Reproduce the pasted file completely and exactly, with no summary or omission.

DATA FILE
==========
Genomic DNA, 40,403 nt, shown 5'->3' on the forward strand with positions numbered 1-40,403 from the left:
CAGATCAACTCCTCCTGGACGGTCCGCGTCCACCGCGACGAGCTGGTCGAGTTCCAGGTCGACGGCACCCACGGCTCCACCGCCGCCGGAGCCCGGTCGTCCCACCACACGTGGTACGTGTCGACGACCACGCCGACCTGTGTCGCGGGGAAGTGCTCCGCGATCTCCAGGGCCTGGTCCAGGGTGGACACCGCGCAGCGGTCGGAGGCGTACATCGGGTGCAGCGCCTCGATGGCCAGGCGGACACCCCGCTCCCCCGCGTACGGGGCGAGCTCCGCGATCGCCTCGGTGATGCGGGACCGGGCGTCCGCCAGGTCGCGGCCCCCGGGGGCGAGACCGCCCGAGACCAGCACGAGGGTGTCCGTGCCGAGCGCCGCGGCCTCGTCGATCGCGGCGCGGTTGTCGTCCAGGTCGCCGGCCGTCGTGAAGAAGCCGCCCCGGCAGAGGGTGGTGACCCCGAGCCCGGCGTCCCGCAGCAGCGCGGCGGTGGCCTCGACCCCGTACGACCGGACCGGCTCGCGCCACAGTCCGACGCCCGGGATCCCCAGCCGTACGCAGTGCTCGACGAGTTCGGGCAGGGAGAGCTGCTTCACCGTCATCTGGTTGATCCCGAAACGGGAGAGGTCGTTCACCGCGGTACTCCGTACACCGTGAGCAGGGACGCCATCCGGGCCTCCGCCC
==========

Genomic DNA, 40,403 nt, shown 5'->3' on the forward strand with positions numbered 1-40,403 from the left:
CAGATCAACTCCTCCTGGACGGTCCGCGTCCACCGCGACGAGCTGGTCGAGTTCCAGGTCGACGGCACCCACGGCTCCACCGCCGCCGGAGCCCGGTCGTCCCACCACACGTGGTACGTGTCGACGACCACGCCGACCTGTGTCGCGGGGAAGTGCTCCGCGATCTCCAGGGCCTGGTCCAGGGTGGACACCGCGCAGCGGTCGGAGGCGTACATCGGGTGCAGCGCCTCGATGGCCAGGCGGACACCCCGCTCCCCCGCGTACGGGGCGAGCTCCGCGATCGCCTCGGTGATGCGGGACCGGGCGTCCGCCAGGTCGCGGCCCCCGGGGGCGAGACCGCCCGAGACCAGCACGAGGGTGTCCGTGCCGAGCGCCGCGGCCTCGTCGATCGCGGCGCGGTTGTCGTCCAGGTCGCCGGCCGTCGTGAAGAAGCCGCCCCGGCAGAGGGTGGTGACCCCGAGCCCGGCGTCCCGCAGCAGCGCGGCGGTGGCCTCGACCCCGTACGACCGGACCGGCTCGCGCCACAGTCCGACGCCCGGGATCCCCAGCCGTACGCAGTGCTCGACGAGTTCGGGCAGGGAGAGCTGCTTCACCGTCATCTGGTTGATCCCGAAACGGGAGAGGTCGTTCACCGCGGTACTCCGTACACCGTGAGCAGGGACGCCATCCGGGCCTCCGCCC